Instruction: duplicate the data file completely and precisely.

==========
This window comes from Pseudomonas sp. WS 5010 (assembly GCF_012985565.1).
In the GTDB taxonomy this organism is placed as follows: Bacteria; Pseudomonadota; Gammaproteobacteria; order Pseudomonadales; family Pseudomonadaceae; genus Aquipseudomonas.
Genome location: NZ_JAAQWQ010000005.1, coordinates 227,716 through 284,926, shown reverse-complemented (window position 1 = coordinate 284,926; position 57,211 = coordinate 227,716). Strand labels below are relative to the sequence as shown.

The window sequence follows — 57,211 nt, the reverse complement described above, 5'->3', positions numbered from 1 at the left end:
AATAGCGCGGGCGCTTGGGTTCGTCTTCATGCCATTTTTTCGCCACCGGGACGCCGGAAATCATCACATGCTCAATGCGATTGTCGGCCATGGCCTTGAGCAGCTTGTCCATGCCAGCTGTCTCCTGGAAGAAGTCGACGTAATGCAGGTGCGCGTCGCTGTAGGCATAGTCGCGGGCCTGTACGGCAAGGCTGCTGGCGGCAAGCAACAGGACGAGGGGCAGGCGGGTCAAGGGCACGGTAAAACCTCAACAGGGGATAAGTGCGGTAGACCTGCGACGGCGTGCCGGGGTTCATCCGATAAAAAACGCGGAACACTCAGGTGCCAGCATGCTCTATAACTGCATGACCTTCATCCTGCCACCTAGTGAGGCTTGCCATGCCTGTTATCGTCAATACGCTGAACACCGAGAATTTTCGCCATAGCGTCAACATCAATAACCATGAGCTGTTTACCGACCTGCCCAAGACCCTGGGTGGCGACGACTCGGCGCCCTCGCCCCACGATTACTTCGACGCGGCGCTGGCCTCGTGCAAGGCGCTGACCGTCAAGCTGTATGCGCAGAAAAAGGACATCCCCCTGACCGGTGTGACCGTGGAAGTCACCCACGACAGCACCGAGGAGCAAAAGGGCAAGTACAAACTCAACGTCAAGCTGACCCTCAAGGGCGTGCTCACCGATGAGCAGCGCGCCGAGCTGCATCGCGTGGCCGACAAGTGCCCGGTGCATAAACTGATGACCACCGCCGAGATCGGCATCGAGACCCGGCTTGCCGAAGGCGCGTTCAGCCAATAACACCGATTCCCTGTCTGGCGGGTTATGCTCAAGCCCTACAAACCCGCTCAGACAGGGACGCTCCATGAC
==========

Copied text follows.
This window comes from Pseudomonas sp. WS 5010 (assembly GCF_012985565.1).
In the GTDB taxonomy this organism is placed as follows: Bacteria; Pseudomonadota; Gammaproteobacteria; order Pseudomonadales; family Pseudomonadaceae; genus Aquipseudomonas.
Genome location: NZ_JAAQWQ010000005.1, coordinates 227,716 through 284,926, shown reverse-complemented (window position 1 = coordinate 284,926; position 57,211 = coordinate 227,716). Strand labels below are relative to the sequence as shown.

The window sequence follows — 57,211 nt, the reverse complement described above, 5'->3', positions numbered from 1 at the left end:
AATAGCGCGGGCGCTTGGGTTCGTCTTCATGCCATTTTTTCGCCACCGGGACGCCGGAAATCATCACATGCTCAATGCGATTGTCGGCCATGGCCTTGAGCAGCTTGTCCATGCCAGCTGTCTCCTGGAAGAAGTCGACGTAATGCAGGTGCGCGTCGCTGTAGGCATAGTCGCGGGCCTGTACGGCAAGGCTGCTGGCGGCAAGCAACAGGACGAGGGGCAGGCGGGTCAAGGGCACGGTAAAACCTCAACAGGGGATAAGTGCGGTAGACCTGCGACGGCGTGCCGGGGTTCATCCGATAAAAAACGCGGAACACTCAGGTGCCAGCATGCTCTATAACTGCATGACCTTCATCCTGCCACCTAGTGAGGCTTGCCATGCCTGTTATCGTCAATACGCTGAACACCGAGAATTTTCGCCATAGCGTCAACATCAATAACCATGAGCTGTTTACCGACCTGCCCAAGACCCTGGGTGGCGACGACTCGGCGCCCTCGCCCCACGATTACTTCGACGCGGCGCTGGCCTCGTGCAAGGCGCTGACCGTCAAGCTGTATGCGCAGAAAAAGGACATCCCCCTGACCGGTGTGACCGTGGAAGTCACCCACGACAGCACCGAGGAGCAAAAGGGCAAGTACAAACTCAACGTCAAGCTGACCCTCAAGGGCGTGCTCACCGATGAGCAGCGCGCCGAGCTGCATCGCGTGGCCGACAAGTGCCCGGTGCATAAACTGATGACCACCGCCGAGATCGGCATCGAGACCCGGCTTGCCGAAGGCGCGTTCAGCCAATAACACCGATTCCCTGTCTGGCGGGTTATGCTCAAGCCCTACAAACCCGCTCAGACAGGGACGCTCCATGAC